Islands of the Caribbean

Think about the Caribbean and what comes to mind? Lazy days spent relaxing on stunning, deserted sandy beaches. Tiny desert islands like something out of a fairytale. Deliciously blue, balmy tropical waters studded with coral atolls, rich in rainbow-coloured fish. Friendly people, fabulous food and all the sunshine you could possibly want. If it sounds heavenly, it is! Here’s a look at some of the most desirable and unusual islands of the Caribbean, and what you’ll experience there.

About the Caribbean – More than 700 islands to fall in love with

The Caribbean region covers the Caribbean Sea itself, the countless islands in it, and the surrounding coastlines. It sits to the south east of the Gulf of Mexico and North American mainland, north of South America and east of Central America.

More than 700 islands form arcs marking the vast tectonic plates way below, with the lovely Greater Antilles to the north and the Lesser Antilles – including the Leeward Antilles – to the south and east. There’s the Lucayan Archipelago, which covers the Bahamas and Turks and Caicos Islands, and Bermuda sometimes falls into the Caribbean category too. If you’re looking at the region from a political or cultural perspective Belize, the Caribbean part of Colombia, Cozumel, the Yucatán Peninsula, Margarita Island and the Guyanas are sometimes included.

About Martinique – The island of flowers

Lovely Martinique is set like a jewel in the Lesser Antilles of the West Indies, in the eastern Caribbean Sea. A French-speaking island, it is home to delicious Boudin Creole and Boudin Blanc cuisine. Boudin Creole dishes major on pork, pig blood, onion and spices, and the Blanc version is actually a pale pork sausage without the blood, but with the occasional addition of prawns, crabs, conch and fish.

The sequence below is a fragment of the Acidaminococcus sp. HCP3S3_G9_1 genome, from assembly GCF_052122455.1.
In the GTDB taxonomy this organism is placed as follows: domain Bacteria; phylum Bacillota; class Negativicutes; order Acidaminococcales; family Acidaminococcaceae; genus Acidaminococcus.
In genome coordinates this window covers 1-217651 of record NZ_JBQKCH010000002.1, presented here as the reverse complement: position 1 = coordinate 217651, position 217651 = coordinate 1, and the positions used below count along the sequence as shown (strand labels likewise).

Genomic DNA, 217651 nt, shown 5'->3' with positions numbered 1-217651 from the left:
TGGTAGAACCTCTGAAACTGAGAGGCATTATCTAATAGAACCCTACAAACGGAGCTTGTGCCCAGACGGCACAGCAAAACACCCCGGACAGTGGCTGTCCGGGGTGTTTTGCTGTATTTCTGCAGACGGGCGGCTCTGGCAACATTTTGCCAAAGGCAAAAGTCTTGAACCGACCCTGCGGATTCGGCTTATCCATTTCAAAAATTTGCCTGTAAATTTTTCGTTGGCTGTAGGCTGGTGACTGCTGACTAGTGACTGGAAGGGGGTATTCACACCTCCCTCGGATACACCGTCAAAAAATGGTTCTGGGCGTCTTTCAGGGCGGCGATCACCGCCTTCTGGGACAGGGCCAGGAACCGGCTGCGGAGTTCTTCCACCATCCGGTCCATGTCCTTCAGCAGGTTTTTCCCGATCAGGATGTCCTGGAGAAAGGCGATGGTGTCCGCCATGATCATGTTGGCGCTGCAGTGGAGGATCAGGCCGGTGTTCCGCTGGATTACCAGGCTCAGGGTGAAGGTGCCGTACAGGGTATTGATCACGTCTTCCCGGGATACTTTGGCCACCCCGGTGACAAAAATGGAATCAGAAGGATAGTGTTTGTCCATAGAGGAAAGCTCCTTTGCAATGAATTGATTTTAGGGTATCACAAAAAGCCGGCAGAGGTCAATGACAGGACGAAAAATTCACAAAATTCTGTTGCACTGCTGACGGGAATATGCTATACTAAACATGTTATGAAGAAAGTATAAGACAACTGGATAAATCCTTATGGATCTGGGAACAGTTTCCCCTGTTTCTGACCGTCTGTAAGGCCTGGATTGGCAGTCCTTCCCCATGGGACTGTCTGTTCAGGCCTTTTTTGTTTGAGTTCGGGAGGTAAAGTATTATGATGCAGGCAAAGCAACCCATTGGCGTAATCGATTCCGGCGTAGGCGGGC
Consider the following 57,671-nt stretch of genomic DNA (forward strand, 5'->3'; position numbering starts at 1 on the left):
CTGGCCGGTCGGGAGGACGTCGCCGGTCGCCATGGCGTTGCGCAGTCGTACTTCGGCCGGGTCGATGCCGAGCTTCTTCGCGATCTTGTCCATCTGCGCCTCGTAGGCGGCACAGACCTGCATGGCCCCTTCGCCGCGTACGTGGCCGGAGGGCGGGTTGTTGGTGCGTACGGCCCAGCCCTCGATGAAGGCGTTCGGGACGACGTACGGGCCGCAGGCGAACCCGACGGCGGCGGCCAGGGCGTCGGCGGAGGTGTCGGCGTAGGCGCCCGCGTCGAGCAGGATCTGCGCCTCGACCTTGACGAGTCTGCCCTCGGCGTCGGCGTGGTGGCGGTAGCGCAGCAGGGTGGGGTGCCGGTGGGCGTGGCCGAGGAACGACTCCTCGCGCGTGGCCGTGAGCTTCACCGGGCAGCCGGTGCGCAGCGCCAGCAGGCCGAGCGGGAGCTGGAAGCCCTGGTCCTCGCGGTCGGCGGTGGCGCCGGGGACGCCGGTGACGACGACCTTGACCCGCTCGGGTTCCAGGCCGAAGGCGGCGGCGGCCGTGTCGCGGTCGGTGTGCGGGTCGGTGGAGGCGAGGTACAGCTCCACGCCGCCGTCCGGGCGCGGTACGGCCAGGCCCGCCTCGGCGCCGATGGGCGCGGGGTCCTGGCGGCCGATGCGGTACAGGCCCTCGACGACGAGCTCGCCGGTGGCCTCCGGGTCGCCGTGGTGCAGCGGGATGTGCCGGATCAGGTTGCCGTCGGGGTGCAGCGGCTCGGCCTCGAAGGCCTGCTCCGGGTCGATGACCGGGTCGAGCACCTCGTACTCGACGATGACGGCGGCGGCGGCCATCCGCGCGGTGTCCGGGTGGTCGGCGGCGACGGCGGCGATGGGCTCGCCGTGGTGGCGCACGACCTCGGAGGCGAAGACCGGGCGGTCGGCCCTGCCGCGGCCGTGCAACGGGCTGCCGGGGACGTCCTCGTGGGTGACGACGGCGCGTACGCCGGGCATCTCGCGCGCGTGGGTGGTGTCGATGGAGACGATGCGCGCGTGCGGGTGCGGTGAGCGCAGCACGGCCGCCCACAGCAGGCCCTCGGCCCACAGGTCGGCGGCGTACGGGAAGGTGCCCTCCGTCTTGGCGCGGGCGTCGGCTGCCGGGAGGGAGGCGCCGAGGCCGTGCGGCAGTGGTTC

Martinique measures just over 430 square miles and is incredibly mountainous, hinting at its volcanic origins. In fact the famously violent Mount Pelée eruption in 1902 completely destroyed the capital city, Saint Pierre, since replaced by a new capital at Fort-de-France.

Nicknamed the Island of Flowers thanks to stunning displays of bougainvillea, porcelain roses, allamandas and a host more exotic wild flowers, Martinique is famous for offering a little bit of France in the Caribbean. It is known for excellent cuisine, sophisticated resorts and hotels, a vibrant fashion scene and art scene, plus lots of lovely West Indian warmth and a spicy feel to the music. This really is an island with style.

Temperatures average 79°F (about 26°C) and two winds, the Alizés, keep things cool. The difference in temperature between summer and winter is a mere five degrees, and you’ll find the best beaches to the south, known for its pristine beach coves called Anses. As a yacht owner you have the choice of several marinas, notably the biggest and best equipped, Portde Plaisance in Le Marin.

This is the rum capital of the world. It offers brilliant international shopping, plus legendary scuba diving. There are more than 25 museums on the island, as well as casinos and plenty of family attractions. Ecotourism is hot there, since it’s one of the Caribbean’s top eco-destinations, and if you love golf you won’t want to miss a round or two at the magnificent 18-hole Golf de l’Impératrice Joséphine in Trois Ilets.

About Grenada – Seven extraordinary islands to discover

Grenada is a tiny sovereign state in the south east Caribbean, made up of the island of Grenada itself plus six smaller islands at the southern end of the Grenadines island chain. It lies northwest of Trinidad and Tobago, north east of Venezuela, and south west of Saint Vincent. At just 135 square miles, it’s known as the Island of Spice thanks to the fragrant mace, cloves, ginger, cinnamon, cocoa and nutmeg widely grown there.